Search form

New Jersey Prohibits Enforcement of Non-Disclosure Provisions in Settlement Agreements, Other Contracts

By Martin W. Aron, Brett M. Anders, John K. Bennett and Katherine M. DiCicco
  • March 20, 2019

A sweeping amendment to the New Jersey Law Against Discrimination (LAD) bars enforcement of non-disclosure provisions in settlement agreements and employment contracts, and prohibits the waiver of substantive and procedural rights under the statute. The amendment applies to all contracts and agreements entered into, renewed, modified, or amended on or after the effective date, March 18, 2019.

Highlights

The amendment has the practical effect of prohibiting typical confidentiality provisions that accompany settlements of LAD claims. The amendment provides that non-disclosure provisions in employment contracts and settlement agreements are against public policy, and deemed to be unenforceable against a current or former employee if they have “the purpose or effect of concealing the details relating to a claim of discrimination, retaliation, or harassment.”

Under the amendment, every settlement agreement resolving a LAD discrimination, retaliation, or harassment claim by an employee against an employer must include a bold and prominently placed notice stating that “although the parties may have agreed to keep the settlement and underlying facts confidential, such a provision in an agreement is unenforceable against the employer if the employee publicly reveals sufficient details of the claim so that the employer is reasonably identifiable.”

In addition to the practical impact of the amended LAD regarding confidentiality of settlement terms, employers should determine whether existing contracts and agreements contain waivers of procedural and substantive rights guaranteed by LAD. The amendment provides that “[a] provision in any employment contract that waives any substantive or procedural right or remedy relating to a claim of discrimination, retaliation, or harassment shall be deemed against public policy and unenforceable.” The amendment further provides that “[n]o right or remedy under the [LAD] or any other statute or case law shall be prospectively waived.”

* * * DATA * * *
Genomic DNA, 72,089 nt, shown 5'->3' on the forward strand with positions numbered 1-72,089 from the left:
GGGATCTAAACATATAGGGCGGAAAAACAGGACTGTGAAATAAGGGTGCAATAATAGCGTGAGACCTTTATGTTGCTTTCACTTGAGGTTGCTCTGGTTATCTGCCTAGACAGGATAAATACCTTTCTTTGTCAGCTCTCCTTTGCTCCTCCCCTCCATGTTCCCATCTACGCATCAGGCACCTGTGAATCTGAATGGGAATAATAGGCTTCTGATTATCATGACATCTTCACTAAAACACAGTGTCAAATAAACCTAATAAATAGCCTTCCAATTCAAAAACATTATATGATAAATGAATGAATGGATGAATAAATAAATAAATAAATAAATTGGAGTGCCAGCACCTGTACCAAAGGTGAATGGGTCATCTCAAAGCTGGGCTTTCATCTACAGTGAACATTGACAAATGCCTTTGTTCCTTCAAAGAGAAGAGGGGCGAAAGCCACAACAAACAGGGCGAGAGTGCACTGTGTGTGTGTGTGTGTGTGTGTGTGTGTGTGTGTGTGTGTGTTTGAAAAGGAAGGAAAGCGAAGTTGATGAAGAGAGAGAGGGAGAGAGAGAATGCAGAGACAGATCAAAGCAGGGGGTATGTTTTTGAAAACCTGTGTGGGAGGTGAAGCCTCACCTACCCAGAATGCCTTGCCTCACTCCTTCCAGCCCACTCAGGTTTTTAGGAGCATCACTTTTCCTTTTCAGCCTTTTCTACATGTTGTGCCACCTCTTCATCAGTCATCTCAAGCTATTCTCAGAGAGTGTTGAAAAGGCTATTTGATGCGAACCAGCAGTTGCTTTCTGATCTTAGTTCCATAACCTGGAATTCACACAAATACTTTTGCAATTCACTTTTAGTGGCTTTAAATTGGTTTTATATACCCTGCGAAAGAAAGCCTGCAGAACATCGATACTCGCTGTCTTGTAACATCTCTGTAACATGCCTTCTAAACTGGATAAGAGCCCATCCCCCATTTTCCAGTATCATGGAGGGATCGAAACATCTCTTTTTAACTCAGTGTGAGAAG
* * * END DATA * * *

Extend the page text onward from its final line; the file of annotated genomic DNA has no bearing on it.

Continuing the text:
This language likely will lead to litigation over the effectiveness of jury-waiver provisions and agreements to arbitrate LAD claims against an employer on or after the effective date of the amendment. While what impact the amendment will have on arbitration is unclear, legal challenge is expected as the amendment appears to conflict with the Federal Arbitration Act, which preempts state law that prohibits the use of arbitration agreements. See AT&T Mobility LLC v. Concepcion, 563 U.S. 333, 341 (2011) (“When state law prohibits outright the arbitration of a particular type of claim, the analysis is straightforward: The conflicting rule is displaced by the FAA.”).

In addition, if an employer seeks to enforce a provision prohibited by the new law, aggrieved employees may file suit in New Jersey state court to recover common law tort remedies, in addition to reasonable attorneys’ fees and costs associated with the filing.

***

Given the broad language in the amendment and its effect on all types of agreements relating to employment (even severance agreements after assertion of LAD claims), it is important that employers seek guidance regarding modifying settlement agreements when resolving LAD claims with current or former employees, and reviewing employment contracts and other agreements that may conflict with the new law.